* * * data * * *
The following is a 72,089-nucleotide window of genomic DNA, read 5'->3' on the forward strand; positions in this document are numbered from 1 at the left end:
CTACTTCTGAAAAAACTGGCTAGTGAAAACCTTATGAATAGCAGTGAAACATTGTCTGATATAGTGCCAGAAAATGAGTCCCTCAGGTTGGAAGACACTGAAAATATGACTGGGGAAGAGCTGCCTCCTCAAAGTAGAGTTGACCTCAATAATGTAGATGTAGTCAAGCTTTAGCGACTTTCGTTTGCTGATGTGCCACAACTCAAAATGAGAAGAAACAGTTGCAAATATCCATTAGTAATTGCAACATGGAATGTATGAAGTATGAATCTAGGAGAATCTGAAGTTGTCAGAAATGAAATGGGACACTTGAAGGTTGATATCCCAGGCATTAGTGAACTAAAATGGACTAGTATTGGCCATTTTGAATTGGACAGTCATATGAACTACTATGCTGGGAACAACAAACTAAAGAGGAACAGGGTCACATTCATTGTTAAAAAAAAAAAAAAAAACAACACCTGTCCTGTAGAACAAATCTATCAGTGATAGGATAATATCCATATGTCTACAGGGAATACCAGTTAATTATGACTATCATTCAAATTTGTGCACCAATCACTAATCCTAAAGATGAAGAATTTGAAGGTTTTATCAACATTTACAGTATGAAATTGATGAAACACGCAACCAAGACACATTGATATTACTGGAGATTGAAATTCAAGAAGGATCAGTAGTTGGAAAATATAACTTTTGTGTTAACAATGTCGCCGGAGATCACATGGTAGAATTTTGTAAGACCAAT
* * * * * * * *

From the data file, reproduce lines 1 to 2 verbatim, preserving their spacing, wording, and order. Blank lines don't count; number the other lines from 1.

The following is a 72,089-nucleotide window of genomic DNA, read 5'->3' on the forward strand; positions in this document are numbered from 1 at the left end:
CTACTTCTGAAAAAACTGGCTAGTGAAAACCTTATGAATAGCAGTGAAACATTGTCTGATATAGTGCCAGAAAATGAGTCCCTCAGGTTGGAAGACACTGAAAATATGACTGGGGAAGAGCTGCCTCCTCAAAGTAGAGTTGACCTCAATAATGTAGATGTAGTCAAGCTTTAGCGACTTTCGTTTGCTGATGTGCCACAACTCAAAATGAGAAGAAACAGTTGCAAATATCCATTAGTAATTGCAACATGGAATGTATGAAGTATGAATCTAGGAGAATCTGAAGTTGTCAGAAATGAAATGGGACACTTGAAGGTTGATATCCCAGGCATTAGTGAACTAAAATGGACTAGTATTGGCCATTTTGAATTGGACAGTCATATGAACTACTATGCTGGGAACAACAAACTAAAGAGGAACAGGGTCACATTCATTGTTAAAAAAAAAAAAAAAAACAACACCTGTCCTGTAGAACAAATCTATCAGTGATAGGATAATATCCATATGTCTACAGGGAATACCAGTTAATTATGACTATCATTCAAATTTGTGCACCAATCACTAATCCTAAAGATGAAGAATTTGAAGGTTTTATCAACATTTACAGTATGAAATTGATGAAACACGCAACCAAGACACATTGATATTACTGGAGATTGAAATTCAAGAAGGATCAGTAGTTGGAAAATATAACTTTTGTGTTAACAATGTCGCCGGAGATCACATGGTAGAATTTTGTAAGACCAAT